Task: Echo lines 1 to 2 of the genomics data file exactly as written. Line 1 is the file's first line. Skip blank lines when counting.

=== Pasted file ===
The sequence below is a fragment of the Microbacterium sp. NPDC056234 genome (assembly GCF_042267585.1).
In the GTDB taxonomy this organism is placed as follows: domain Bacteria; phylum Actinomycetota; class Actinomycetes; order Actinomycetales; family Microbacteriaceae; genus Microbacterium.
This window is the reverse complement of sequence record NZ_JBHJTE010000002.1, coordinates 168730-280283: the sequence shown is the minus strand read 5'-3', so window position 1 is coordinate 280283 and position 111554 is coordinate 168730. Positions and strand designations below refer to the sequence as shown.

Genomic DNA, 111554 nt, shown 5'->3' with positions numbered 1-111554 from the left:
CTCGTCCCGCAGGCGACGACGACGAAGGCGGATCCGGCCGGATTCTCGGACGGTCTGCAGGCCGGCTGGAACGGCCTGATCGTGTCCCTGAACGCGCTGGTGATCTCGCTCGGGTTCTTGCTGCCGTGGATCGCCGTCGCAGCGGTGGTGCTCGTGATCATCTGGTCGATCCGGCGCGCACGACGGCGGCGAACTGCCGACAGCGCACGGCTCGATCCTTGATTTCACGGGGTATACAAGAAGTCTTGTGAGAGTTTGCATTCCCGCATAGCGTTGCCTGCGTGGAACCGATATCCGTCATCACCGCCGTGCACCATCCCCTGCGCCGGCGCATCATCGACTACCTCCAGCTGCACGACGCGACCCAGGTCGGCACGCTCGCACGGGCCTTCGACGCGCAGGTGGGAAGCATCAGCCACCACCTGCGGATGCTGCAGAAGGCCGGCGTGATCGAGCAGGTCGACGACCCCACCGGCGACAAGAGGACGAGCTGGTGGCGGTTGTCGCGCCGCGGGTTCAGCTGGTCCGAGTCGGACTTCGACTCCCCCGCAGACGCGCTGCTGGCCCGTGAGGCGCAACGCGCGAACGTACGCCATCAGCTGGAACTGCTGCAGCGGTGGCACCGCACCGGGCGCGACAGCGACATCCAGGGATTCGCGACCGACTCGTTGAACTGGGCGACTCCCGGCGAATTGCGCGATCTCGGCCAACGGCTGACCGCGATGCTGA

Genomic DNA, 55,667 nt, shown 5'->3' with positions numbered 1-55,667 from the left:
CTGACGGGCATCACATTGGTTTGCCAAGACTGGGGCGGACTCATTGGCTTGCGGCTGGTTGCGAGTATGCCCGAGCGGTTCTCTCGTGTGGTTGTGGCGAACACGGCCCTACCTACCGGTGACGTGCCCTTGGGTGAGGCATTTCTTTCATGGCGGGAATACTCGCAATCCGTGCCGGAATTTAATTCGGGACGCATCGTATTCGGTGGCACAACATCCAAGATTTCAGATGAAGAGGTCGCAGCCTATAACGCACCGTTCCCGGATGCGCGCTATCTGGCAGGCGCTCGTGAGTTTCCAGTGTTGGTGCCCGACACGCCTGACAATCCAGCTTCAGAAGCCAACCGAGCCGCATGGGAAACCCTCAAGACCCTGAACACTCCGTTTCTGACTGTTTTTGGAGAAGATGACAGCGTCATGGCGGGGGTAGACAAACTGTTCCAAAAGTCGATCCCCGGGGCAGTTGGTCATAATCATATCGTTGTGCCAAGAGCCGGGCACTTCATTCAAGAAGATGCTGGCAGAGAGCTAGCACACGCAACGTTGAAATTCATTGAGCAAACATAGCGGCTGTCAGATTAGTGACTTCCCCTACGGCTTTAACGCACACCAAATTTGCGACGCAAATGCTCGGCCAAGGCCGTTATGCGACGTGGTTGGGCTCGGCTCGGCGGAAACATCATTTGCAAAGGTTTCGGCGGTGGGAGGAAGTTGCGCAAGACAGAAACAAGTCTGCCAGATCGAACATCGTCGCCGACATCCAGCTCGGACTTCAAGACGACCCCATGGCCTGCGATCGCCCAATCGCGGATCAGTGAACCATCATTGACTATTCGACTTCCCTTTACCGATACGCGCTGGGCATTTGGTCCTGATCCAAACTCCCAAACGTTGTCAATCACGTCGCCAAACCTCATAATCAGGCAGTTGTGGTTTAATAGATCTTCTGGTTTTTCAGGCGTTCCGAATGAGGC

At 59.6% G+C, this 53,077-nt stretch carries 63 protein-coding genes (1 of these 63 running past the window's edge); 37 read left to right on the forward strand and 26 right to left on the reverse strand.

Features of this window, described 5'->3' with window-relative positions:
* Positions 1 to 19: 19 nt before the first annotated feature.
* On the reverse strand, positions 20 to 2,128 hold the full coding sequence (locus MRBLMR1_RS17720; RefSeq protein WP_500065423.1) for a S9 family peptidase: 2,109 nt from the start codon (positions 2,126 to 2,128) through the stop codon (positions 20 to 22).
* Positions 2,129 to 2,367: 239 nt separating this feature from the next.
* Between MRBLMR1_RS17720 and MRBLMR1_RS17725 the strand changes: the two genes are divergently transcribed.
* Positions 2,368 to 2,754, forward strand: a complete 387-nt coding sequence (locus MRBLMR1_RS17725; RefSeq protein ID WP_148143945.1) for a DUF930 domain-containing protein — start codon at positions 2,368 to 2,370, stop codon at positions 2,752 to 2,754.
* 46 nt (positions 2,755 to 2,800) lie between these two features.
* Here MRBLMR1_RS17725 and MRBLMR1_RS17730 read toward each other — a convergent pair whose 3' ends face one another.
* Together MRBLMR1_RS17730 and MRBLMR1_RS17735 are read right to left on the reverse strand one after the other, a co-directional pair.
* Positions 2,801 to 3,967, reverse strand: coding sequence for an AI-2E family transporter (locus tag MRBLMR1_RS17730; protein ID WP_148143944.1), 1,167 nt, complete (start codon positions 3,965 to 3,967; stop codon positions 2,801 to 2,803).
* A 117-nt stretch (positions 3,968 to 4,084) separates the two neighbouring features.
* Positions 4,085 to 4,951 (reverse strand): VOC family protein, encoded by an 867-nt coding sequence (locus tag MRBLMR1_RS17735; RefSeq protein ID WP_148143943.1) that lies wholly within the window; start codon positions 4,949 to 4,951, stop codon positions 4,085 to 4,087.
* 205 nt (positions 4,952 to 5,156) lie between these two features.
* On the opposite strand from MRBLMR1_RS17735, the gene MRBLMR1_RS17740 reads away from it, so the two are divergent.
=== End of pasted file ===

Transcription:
The sequence below is a fragment of the Microbacterium sp. NPDC056234 genome (assembly GCF_042267585.1).
In the GTDB taxonomy this organism is placed as follows: domain Bacteria; phylum Actinomycetota; class Actinomycetes; order Actinomycetales; family Microbacteriaceae; genus Microbacterium.